Financial Institution Risk Management: The Impact of Securitization
Prof. Ian H. Giddy, New York University
presented at
Seminar on "Risk Management in Financial Institutions"
Sogang University, Seoul, October 2001

The rise of the asset-backed securities market in recent years has allowed banks in Korea and elsewhere to free up their capital by packaging and selling loan portfolios. This alters the criteria for lending by forcing financial institutions to meet the market’s standards for loan quality and sufficient pricing for risk. It also reduces banks’ funding mismatch. On the other hand it offers great challenges that must be faced if banks in emerging economies are to meet world standards of competition in financial services. The following outline attempts to trace the role of securitization in the evolution of financial institutions' risk management in emerging markets, with special reference to Korea and its neighbors.

Stage 1:  Sowing the Seeds of a Banking Crisis (no ABS/CLO market because assets are not priced at market levels)

  • Government puts banks in a special position, with protections and constraints intended to steer capital in the economy to favored sectors
  • Lending according to non-market criteria
  • Biased pricing leads to overborrowing by favored companies
  • Debtor problems and failures, and rescues, weaken local financial institutions

Stage 2:  Recapitalization of Companies and Banks (outside funds managers may initiate securitization of traded assets)

  • New capital is needed by companies and banks
  • Minority investors unwilling to entrust their funds to companies with poor governance
  • Minority investors reluctant to invest in weak banks that are under pressure to assist in bailouts
  • Foreign direct investors seek control; domestic majority owners unwilling to cede control, so corporate restructuring is delayed
  • Domestic financial institutions further weakened; mergers are encouraged
  • Foreign banks, seeking a local banking franchise, purchase controlling equity stakes in domestic financial institutions if bad assets are ring fenced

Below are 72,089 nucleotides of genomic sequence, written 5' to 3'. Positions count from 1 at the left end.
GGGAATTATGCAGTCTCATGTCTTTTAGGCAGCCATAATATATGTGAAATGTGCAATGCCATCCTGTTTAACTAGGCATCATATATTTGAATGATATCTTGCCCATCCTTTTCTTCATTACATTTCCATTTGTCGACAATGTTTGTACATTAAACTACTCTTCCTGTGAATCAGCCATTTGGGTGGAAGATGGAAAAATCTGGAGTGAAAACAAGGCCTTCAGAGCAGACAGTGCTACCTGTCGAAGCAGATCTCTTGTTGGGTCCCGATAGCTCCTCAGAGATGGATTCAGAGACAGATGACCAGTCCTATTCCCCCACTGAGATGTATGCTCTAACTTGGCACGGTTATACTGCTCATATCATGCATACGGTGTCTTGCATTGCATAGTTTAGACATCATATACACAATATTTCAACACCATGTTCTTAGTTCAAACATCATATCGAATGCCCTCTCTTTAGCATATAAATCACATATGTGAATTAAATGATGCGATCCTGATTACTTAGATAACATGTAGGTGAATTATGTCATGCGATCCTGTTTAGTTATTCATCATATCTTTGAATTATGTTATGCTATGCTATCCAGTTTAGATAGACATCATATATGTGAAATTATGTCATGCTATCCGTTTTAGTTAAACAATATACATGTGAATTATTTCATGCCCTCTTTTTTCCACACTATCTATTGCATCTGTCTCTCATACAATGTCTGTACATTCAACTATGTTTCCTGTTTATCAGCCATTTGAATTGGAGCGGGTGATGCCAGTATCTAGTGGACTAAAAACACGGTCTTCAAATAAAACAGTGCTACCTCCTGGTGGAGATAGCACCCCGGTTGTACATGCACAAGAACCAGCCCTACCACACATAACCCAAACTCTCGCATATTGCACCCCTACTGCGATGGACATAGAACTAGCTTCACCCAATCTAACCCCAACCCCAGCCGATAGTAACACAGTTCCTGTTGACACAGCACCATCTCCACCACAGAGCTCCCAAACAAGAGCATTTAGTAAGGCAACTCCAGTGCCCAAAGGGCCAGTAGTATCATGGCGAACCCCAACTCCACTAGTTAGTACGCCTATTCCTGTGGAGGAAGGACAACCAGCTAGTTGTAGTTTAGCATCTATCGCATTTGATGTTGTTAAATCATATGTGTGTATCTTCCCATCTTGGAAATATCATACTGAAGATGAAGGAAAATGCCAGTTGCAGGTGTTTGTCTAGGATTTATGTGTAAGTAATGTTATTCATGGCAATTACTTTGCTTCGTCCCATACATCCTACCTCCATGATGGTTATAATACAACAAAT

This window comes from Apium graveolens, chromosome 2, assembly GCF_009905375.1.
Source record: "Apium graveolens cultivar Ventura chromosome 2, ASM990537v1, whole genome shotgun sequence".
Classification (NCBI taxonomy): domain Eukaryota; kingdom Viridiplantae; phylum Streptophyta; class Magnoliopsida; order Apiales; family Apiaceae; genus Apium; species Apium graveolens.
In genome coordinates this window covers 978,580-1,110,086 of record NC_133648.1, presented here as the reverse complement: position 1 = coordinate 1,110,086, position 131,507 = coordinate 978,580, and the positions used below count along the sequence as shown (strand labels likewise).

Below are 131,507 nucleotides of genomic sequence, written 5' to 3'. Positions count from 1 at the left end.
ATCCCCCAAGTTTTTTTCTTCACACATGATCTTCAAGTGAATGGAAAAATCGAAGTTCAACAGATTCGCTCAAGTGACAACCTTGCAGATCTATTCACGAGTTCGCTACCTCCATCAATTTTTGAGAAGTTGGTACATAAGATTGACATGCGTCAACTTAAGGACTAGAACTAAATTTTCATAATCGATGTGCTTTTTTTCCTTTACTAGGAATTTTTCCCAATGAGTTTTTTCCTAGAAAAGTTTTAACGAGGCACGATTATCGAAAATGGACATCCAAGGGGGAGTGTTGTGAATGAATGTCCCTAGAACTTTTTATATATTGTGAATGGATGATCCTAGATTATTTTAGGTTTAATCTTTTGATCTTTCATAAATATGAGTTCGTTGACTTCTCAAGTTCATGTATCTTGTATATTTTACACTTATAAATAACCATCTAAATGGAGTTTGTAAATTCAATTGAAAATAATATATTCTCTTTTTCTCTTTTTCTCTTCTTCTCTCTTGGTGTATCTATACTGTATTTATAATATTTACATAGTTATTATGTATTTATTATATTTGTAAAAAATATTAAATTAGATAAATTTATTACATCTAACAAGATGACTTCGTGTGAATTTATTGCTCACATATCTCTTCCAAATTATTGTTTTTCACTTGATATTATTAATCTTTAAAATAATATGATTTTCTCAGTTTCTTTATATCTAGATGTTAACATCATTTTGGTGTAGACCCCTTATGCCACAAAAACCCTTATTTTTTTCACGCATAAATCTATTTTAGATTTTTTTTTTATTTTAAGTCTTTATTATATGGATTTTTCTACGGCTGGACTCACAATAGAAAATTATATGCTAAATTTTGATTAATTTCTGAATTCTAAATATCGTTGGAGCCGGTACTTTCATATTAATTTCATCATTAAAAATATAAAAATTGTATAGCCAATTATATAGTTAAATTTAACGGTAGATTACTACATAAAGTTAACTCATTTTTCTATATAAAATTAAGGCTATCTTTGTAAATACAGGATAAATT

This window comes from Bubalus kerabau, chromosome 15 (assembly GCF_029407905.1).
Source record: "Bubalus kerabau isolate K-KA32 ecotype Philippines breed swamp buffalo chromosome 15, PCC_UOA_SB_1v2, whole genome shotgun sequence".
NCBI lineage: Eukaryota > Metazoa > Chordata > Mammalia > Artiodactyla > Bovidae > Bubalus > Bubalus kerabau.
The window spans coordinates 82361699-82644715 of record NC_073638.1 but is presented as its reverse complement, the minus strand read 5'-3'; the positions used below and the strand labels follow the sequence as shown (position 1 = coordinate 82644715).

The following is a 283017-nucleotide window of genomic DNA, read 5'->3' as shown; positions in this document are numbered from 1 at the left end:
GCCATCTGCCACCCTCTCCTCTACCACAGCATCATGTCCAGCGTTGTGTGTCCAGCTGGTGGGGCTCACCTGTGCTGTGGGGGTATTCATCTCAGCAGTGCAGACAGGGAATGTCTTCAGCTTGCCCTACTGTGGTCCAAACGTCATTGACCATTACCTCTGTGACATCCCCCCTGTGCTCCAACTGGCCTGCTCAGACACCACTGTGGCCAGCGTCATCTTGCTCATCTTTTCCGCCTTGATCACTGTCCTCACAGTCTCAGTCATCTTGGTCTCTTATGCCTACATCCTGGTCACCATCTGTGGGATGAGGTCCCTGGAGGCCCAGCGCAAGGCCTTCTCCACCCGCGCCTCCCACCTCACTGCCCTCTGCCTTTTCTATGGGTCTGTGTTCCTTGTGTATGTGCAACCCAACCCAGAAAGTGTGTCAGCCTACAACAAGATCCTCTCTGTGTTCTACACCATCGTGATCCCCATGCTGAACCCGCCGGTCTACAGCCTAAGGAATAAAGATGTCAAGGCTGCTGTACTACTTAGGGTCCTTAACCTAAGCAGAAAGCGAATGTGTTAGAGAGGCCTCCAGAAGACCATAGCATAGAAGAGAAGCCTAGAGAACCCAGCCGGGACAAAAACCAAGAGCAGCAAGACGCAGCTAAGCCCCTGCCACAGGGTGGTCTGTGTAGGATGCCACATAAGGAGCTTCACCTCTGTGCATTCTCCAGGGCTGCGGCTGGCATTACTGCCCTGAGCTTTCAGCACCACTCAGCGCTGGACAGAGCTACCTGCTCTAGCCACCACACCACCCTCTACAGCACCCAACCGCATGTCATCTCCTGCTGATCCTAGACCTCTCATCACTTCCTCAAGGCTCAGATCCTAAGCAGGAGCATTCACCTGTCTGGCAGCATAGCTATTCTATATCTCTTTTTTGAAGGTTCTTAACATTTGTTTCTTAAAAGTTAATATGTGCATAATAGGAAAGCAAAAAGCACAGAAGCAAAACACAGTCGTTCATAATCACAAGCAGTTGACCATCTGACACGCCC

• Vulture fund investors "cherry pick" good financial assets
  • Arbitrage funds managers initiate securitization of hard currency bonds -- CBOs (Collateralized Bond Obligations) of high yielding corporate and country debt -- because these are priced very cheaply relative to their risk

Stage 3:  Restructuring of Companies and Banks (using the ABS market as a funding source)

  • Companies and banks allowed to fail with loss of assets, jobs and control
  • Public sector restructuring agency may securitize loan portfolios of troubled or failed banks
  • Securitization of good loans, initially with third-party credit enhancement
  • Securitization of bad loans, initially with recourse or substantial subordination/first loss risk held by selling institution, again initially supplemented by third-party credit enhancement
  • Separation of funding from risk-bearing -- ABS investors are willing to purchase CLOs (Collateralized Loan Obligations) as long as someone else is bearing the risk
  • Some local currency assets amy be securitized, with swaps provided by prime banks, but investors almost entirely nonresidents

Stage 4:  Initiation of Broad-Based Securitization (companies and banks use the ABS market as a means of transferring risk as well as a funding source)

  • Legal changes enable the establishment of special-purpose securitization vehicles and perfected true sale of assets
  • Select companies and banks experiment with securitization
  • Non-loan securitization begins to be used by companies as an ongoing funding source
  • Local currency securitization matures
  • Local rating agencies develop expertise in grading ABS
  • Domestic investors become familiar with the technique
  • ABS investors willing to take some credit risk by purchasing subordinated tranches or non-triple-A ABS
  • Securitization includes a widening range of assets, such as automobile loans, consumer credit (including credit cards), mortgages, leases and commercial loans

Stage 5:  Entrenched Securitization (companies and banks routinely rely on securitization of assets, and price loans on the basis of the ABS market)

  • ABS investors can choose and compare and trade, creating established market pricing for different classes and ratings of ABS
  • ABS market drives availability and pricing of loans and bonds, enabling banks to make consumer and corporate loans confidently -- they know that of they price the loans in line with the ABS market's requirements, they will be able to obtain funding and transfer the risk by securitizing the assets.
  • Securitization of primary bond issuance
  • Securitization of primary loan issuance

Supplement 1: Requirements for successful ABS
Supplement 2: Typical structures of ABS in Asia
Supplement 3: Deals illustrating evolution of the ABS market's role in Korea

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